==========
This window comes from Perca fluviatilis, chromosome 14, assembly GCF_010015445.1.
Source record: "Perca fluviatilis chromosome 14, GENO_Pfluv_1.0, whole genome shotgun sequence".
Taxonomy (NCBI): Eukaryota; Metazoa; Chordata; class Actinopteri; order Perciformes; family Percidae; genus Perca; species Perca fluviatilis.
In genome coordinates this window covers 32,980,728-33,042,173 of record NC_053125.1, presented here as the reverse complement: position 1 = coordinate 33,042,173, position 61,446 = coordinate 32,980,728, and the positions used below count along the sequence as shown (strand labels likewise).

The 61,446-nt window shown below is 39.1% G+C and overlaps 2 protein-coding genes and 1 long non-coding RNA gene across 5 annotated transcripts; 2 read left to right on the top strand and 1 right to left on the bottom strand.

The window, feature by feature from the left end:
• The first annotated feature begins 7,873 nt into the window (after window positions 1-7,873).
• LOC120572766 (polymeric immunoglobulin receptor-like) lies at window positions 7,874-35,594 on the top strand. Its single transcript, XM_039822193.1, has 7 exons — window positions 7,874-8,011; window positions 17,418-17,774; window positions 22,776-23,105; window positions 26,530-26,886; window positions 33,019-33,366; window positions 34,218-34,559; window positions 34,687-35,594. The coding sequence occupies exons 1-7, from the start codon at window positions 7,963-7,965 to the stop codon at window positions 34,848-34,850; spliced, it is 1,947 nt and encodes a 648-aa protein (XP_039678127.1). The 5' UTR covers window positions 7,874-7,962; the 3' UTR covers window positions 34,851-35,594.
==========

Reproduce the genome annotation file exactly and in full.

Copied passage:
This window comes from Perca fluviatilis, chromosome 14, assembly GCF_010015445.1.
Source record: "Perca fluviatilis chromosome 14, GENO_Pfluv_1.0, whole genome shotgun sequence".
Taxonomy (NCBI): Eukaryota; Metazoa; Chordata; class Actinopteri; order Perciformes; family Percidae; genus Perca; species Perca fluviatilis.
In genome coordinates this window covers 32,980,728-33,042,173 of record NC_053125.1, presented here as the reverse complement: position 1 = coordinate 33,042,173, position 61,446 = coordinate 32,980,728, and the positions used below count along the sequence as shown (strand labels likewise).

The 61,446-nt window shown below is 39.1% G+C and overlaps 2 protein-coding genes and 1 long non-coding RNA gene across 5 annotated transcripts; 2 read left to right on the top strand and 1 right to left on the bottom strand.

The window, feature by feature from the left end:
• The first annotated feature begins 7,873 nt into the window (after window positions 1-7,873).
• LOC120572766 (polymeric immunoglobulin receptor-like) lies at window positions 7,874-35,594 on the top strand. Its single transcript, XM_039822193.1, has 7 exons — window positions 7,874-8,011; window positions 17,418-17,774; window positions 22,776-23,105; window positions 26,530-26,886; window positions 33,019-33,366; window positions 34,218-34,559; window positions 34,687-35,594. The coding sequence occupies exons 1-7, from the start codon at window positions 7,963-7,965 to the stop codon at window positions 34,848-34,850; spliced, it is 1,947 nt and encodes a 648-aa protein (XP_039678127.1). The 5' UTR covers window positions 7,874-7,962; the 3' UTR covers window positions 34,851-35,594.